One new(ish) claim among Internet atheists is that the Christian God is an abusive partner.
The usual argument (at its strongest) goes about like this:
God accuses the believer of sin and “forgives” and then accuses of sin again. God expects you to sacrifice for Him. He says He is better than you and your best deeds are like filthy rags to him. He wants to be in control of your life. You have to fear him. If a human partner was like that, it would have been seen as abusive. – Terrible anti-Christian argument
The problem with the above arguments is that everything in it is completely out of context.
God accuses the believer of sin and “forgives” and then accuses of sin again:
Jesus does not accuse of sin again after he forgave. That is the whole point of the Gospel story: God is the one who paid(pays) our debts. God does not remind us of forgiven sin again.
God expects you to sacrifice for Him: For some context, here are a few pictures of the central event in Christianity:
Here is the one who gave us life itself. When we humans used the life and brain given by Him to make choices that destroy our world, that destroy others and ourselves, He came after us in love and sacrificed himself (the pictures above is of him sacrificing himself) to reconcile humanity and the world with him. He wants what is eternally good for us.
We don’t create other people, so we cannot give a real comparison here, but if someone gives you exactly everything you have, and expect that you use it in a way that is good for the other people and world he loves, that does not make him an abuser. Even more, God promises to reimburse what we lose in following him. (Matt. 19:29) He promises that even though the lost thing was given by Him too!
He says He is better than you: If Christians are right that they serve the creator of the universe, then God is better than us. I don’t have a bad self image over not being able to make the universe, or know the future, or hold the universe together. None of us need to have a bad self image over that. Yes, God has riches, wisdom, knowledge, power, etc. I do not have. But He don’t use that to put us down, but to help us up. One day, we are going to stand beside him “without spot or wrinkle” – faultless, not as the one with faults beside the faultless one.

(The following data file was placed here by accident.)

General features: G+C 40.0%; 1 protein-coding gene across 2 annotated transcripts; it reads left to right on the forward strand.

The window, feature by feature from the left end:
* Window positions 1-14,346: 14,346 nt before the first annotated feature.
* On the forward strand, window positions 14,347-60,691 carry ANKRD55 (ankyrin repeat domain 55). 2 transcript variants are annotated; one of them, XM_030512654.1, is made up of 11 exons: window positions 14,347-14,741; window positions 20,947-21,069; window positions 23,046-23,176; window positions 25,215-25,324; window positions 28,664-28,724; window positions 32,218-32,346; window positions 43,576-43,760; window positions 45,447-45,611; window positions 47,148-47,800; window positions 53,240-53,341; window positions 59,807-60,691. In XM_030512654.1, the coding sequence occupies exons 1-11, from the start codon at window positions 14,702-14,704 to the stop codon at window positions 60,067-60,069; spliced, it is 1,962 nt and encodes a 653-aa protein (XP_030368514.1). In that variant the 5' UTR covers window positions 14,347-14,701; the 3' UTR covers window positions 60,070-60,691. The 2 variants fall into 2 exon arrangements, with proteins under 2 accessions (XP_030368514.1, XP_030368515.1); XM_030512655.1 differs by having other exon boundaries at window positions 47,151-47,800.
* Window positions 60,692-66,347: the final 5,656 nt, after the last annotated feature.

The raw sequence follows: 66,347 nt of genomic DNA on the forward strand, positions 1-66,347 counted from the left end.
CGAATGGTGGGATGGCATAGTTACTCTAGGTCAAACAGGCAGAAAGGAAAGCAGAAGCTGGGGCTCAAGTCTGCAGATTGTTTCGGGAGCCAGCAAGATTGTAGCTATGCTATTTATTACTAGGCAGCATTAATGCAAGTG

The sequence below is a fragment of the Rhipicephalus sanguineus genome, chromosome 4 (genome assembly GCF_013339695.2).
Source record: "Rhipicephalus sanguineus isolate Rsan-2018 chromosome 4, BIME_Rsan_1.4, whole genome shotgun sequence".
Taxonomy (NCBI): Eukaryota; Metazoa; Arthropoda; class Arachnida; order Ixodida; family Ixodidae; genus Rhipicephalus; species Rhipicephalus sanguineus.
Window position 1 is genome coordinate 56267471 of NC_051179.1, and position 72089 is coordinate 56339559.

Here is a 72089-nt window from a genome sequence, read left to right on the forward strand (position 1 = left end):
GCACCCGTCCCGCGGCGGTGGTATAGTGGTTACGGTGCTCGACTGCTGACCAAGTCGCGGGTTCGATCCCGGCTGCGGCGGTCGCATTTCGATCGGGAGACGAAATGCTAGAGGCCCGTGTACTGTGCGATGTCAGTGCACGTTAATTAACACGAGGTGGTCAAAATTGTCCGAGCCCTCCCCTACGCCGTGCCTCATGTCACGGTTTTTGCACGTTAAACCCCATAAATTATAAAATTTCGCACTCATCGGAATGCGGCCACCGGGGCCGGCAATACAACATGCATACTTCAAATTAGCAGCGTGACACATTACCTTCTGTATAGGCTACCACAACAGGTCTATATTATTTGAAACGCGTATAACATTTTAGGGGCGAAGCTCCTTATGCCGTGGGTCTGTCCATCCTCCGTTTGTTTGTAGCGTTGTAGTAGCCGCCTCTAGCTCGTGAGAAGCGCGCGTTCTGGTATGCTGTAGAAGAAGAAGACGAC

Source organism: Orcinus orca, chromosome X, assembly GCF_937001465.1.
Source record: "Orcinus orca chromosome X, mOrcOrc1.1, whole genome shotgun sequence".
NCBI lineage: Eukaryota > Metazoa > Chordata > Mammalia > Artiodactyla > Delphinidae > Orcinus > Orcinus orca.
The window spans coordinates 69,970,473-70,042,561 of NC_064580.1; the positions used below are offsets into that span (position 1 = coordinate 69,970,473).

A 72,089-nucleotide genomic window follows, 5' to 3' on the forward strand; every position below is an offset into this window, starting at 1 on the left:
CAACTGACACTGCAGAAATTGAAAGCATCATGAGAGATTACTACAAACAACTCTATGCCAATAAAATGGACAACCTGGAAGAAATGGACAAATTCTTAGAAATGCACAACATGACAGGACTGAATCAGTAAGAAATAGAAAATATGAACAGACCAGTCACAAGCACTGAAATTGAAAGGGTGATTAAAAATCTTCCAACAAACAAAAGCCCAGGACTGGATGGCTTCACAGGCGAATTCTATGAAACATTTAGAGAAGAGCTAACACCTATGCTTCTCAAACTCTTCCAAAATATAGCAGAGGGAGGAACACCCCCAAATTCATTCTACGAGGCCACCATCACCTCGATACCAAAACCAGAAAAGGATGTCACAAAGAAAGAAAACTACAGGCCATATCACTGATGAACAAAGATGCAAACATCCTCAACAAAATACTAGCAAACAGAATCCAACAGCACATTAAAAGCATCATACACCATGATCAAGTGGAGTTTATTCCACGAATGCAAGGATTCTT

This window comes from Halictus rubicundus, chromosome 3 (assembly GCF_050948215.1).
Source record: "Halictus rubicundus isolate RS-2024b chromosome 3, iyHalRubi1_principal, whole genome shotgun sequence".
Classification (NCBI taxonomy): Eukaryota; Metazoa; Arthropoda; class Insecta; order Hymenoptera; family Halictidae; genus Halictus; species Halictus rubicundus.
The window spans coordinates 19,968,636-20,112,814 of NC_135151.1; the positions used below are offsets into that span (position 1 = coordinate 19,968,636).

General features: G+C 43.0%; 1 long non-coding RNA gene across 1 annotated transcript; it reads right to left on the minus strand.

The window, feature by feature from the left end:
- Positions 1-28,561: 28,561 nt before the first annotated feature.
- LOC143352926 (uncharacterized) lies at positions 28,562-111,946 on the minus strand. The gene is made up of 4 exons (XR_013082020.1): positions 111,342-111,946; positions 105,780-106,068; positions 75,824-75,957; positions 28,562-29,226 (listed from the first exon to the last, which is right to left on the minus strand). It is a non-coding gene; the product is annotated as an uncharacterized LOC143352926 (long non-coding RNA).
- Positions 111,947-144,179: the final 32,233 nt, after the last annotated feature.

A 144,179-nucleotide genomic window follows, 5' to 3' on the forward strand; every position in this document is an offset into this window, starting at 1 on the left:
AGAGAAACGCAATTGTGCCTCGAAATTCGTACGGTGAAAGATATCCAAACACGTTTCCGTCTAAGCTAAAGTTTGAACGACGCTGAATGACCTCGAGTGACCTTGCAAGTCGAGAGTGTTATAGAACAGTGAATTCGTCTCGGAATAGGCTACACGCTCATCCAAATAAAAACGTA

Your best deeds are like filthy rags to him.
This text is taken badly out of context to make such an argument. Isaiah 64:6-7 say:
“All of us have become like one who is unclean, and all our righteous acts are like filthy rags… 7 No one calls on your name or strives to lay hold of you …”
If someone calls on God’s name at all, or strive a bit to lay hold of God, this passage is not about him or her. In short, God is not the boyfriend who say this to his girlfriend. Isaiah is the “girlfriend” who says her boyfriend finds the other girls (the ones who are not after him) very unattractive.
He wants to be in control of your life.
It is true that abusers want to be in control of those they abuse. But not all control is abusive. A father holding the hand of a toddler is controlling him, but not abusing. A drug rehab centre may need to lock up junkies (control their movements) for a while to stop them from getting their next “fix”. This don’t make the therapists at the drug rehab abusers.
But when control is abusive, it goes beyond the best interests of the one controlled. Abusive control is usually for the sake of the controller. And abusers control those who would have done better by self-control.
Abusers also tend to use force – they do not just want to control, they force through verbal or physical coercion.
It is true that God wants to be in control of our lives, but God …
1) …does not force it. The Bible say that Jesus “stands and knocks” at our hearts. We can let him in.
2) …has our best interests at heart – in perfect knowledge of what those best interests are.
3) …in another sense, does not wants to control us – the Spirit he gives has the fruit of “self-control.” Who is in control, God or the self? Well, just like a junkie’s self cannot be trusted with control of drug urges, the Christian thought is that the unsaved self cannot be trusted to control urges to harm people God love (including yourself) or the world God loves. Those bad urges are usually called “sin.” He has to give those who come to him a new heart – so they can choose what is good. This is real freedom: To not be controlled by sin, but free to love and live fully, in abundance.
You have to fear him.
That is, quite simply, equivocation of terms, which is a logical fallacy. Yes, some old Bible translations tell us to “fear” God. Considering what we modern people understand under the word “fear”, it is obvious that those translations are not the best way to express the idea in English.
But really, when all is said and done, does either of these pictures look like the world’s biggest abuser?
This is my first attempt to try apologetics on a topic I cannot find any other apologetic article on. If this – even just the paragraph stating the accusation – inspire you to state an apologetic case, please comment here with a link to your article. I would love to see what you smart apologists come up with!